County governments in the Washington metropolitan area continue to encounter difficulty in drafting laws to deal with throwaway beverage containers.
Fairfax and Loudoun counties will not appeal a Virginia Supreme Court decision that struck down the counties' laws against the sale of no-deposit, throwaway soft-drink containers.
On Monday, supervisors in both counties decided they had no ammunition left with which to defend the deposit laws -- the only ones in the metropolitan area -- which had been set up to control litter.
Meanwhile, the Montgomery County Council has once again decided to delay for a year implementation of its deposit law prohibiting the sale of no-deposit, throwaway soft-drink containers.
The Aug. 28 decision affecting Fairfax and Loudoun means that no-deposit, throwaway soft drink containers can immediately be put back on store shelves. Some stores will continue to offer consumers a choice of throwaway bottles and cans or returnable bottles.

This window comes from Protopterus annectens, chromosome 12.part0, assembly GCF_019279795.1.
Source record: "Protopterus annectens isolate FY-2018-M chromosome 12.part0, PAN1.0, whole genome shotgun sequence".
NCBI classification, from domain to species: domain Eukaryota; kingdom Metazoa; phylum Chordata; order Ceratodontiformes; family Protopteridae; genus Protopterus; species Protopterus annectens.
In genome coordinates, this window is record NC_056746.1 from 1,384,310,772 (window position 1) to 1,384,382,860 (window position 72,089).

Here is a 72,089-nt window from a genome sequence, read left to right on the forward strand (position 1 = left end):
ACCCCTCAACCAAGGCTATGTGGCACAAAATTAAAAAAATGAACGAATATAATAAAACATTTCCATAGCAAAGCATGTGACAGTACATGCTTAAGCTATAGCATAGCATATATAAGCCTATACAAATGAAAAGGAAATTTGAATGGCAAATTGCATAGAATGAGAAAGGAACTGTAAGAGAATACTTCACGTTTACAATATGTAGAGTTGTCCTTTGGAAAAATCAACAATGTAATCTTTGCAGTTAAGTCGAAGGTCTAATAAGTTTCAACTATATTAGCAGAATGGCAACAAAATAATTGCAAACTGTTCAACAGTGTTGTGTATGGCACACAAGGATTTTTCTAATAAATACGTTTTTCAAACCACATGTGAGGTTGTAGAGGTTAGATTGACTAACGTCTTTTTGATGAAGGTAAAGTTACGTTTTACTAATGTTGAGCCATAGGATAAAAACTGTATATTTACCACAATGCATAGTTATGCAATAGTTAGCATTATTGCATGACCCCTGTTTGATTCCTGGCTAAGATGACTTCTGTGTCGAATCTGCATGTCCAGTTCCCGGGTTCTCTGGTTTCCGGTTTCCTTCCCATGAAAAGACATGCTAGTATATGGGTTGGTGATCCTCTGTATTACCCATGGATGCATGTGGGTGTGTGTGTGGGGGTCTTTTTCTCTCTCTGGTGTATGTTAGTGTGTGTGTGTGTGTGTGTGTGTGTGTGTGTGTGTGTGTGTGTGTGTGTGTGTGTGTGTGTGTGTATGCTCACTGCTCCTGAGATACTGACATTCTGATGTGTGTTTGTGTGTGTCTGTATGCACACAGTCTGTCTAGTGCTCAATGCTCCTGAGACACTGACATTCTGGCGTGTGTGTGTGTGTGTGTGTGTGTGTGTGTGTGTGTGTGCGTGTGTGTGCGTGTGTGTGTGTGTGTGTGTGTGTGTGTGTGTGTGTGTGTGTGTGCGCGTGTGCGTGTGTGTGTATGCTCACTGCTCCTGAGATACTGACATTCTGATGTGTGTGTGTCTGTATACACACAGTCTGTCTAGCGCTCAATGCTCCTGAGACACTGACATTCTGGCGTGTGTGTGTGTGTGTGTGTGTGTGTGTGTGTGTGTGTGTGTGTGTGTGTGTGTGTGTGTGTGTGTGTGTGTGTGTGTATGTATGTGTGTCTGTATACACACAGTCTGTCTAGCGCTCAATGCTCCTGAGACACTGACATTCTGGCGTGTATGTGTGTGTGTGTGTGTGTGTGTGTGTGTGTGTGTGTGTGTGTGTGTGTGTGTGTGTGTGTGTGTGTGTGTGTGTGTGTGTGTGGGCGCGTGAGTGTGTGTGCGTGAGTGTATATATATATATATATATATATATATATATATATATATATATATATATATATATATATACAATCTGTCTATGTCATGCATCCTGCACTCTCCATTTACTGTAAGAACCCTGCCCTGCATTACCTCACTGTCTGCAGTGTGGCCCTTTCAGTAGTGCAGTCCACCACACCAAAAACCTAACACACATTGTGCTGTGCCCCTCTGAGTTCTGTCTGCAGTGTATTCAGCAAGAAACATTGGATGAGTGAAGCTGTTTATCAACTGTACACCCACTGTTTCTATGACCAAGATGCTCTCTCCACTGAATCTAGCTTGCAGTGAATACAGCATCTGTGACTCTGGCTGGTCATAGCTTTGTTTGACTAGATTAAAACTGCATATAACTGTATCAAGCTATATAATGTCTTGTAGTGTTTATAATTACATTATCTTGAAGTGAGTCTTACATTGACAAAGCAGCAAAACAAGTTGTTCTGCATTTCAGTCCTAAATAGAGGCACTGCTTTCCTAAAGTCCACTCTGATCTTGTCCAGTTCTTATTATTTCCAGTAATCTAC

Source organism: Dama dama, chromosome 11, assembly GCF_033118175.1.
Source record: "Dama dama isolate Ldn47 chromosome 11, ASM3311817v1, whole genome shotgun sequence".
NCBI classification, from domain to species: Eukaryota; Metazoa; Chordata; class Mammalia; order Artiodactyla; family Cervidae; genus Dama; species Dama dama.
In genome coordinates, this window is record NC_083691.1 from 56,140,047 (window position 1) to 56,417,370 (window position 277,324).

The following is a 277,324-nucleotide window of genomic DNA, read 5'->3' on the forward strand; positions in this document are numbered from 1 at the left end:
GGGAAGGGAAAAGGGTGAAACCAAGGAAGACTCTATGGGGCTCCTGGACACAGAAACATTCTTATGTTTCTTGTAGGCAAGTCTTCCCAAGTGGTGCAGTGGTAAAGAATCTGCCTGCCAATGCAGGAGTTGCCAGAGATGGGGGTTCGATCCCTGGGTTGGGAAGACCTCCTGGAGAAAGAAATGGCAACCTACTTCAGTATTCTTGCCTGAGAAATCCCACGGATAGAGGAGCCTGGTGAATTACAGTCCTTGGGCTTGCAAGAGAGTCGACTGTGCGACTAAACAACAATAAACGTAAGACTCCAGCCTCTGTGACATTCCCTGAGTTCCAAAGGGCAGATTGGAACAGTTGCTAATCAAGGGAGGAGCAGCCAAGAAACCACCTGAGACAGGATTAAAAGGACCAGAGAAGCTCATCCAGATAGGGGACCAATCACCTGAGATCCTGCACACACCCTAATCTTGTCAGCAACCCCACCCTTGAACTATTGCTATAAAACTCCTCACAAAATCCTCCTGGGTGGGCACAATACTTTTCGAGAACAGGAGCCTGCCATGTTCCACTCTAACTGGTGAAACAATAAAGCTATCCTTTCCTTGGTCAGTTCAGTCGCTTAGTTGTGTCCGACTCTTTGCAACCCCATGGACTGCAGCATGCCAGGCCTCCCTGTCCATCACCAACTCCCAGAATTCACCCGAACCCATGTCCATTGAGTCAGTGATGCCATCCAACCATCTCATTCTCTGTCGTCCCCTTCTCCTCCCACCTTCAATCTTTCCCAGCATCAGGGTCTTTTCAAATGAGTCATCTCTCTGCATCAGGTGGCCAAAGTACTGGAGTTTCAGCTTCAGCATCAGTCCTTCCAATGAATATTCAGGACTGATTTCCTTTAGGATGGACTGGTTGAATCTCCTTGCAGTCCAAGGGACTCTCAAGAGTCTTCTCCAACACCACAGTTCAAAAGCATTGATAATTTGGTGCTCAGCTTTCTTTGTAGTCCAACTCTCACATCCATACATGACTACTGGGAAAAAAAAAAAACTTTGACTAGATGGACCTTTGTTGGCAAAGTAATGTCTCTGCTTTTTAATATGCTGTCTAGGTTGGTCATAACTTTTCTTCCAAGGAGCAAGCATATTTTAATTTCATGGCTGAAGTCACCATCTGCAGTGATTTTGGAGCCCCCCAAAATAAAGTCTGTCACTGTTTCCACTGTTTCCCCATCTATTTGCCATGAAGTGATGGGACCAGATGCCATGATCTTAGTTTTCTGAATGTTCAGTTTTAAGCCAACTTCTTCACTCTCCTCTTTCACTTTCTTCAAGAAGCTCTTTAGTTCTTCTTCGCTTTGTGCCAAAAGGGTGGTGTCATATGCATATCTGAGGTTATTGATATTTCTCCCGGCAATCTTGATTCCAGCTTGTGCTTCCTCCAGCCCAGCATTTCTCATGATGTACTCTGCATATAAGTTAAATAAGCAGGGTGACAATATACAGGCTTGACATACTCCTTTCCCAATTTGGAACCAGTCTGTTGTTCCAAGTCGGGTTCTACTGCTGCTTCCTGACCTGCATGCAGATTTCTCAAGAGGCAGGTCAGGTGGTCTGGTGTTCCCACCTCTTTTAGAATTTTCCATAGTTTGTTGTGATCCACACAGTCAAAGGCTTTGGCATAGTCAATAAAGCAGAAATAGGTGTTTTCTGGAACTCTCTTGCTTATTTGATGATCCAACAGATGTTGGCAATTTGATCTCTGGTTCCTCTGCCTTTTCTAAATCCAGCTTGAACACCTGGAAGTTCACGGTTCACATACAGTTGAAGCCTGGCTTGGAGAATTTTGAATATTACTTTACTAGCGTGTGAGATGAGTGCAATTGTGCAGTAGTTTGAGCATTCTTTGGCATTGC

In Fairfax Supervisor Sandra L. Duckworth (D-Mount Vernon) introduced the motion to be appeal the court decision. After the motion passed 5-0, with four members abstaining, Chairman John F. Herrity, a Republicans who has been a critic of the 2-year-old Fairfax ordinance, said:
"From this day forward, Fairfax ceases to be an island of returnables in a sea of throwaways."
Supervisor Martha V. Pennino (D-Centreville), a strong supporter of the deposit law, remained hopeful. "We have no alternative but to repeal this ordinance. But environmentalists in this state are not going to rest easy. The (statewide) battle is not over."
Staffs in both Fairfax and Loudoun had said an appeal of the Supreme Court decision was hopeless.
In its decision, the court said localities do not have the authority to pass deposit laws covering soft-drink containers.
In a related decision, the court ruled that no locality could pass deposit laws covering beer containers. The Loudoun board had sought such a law.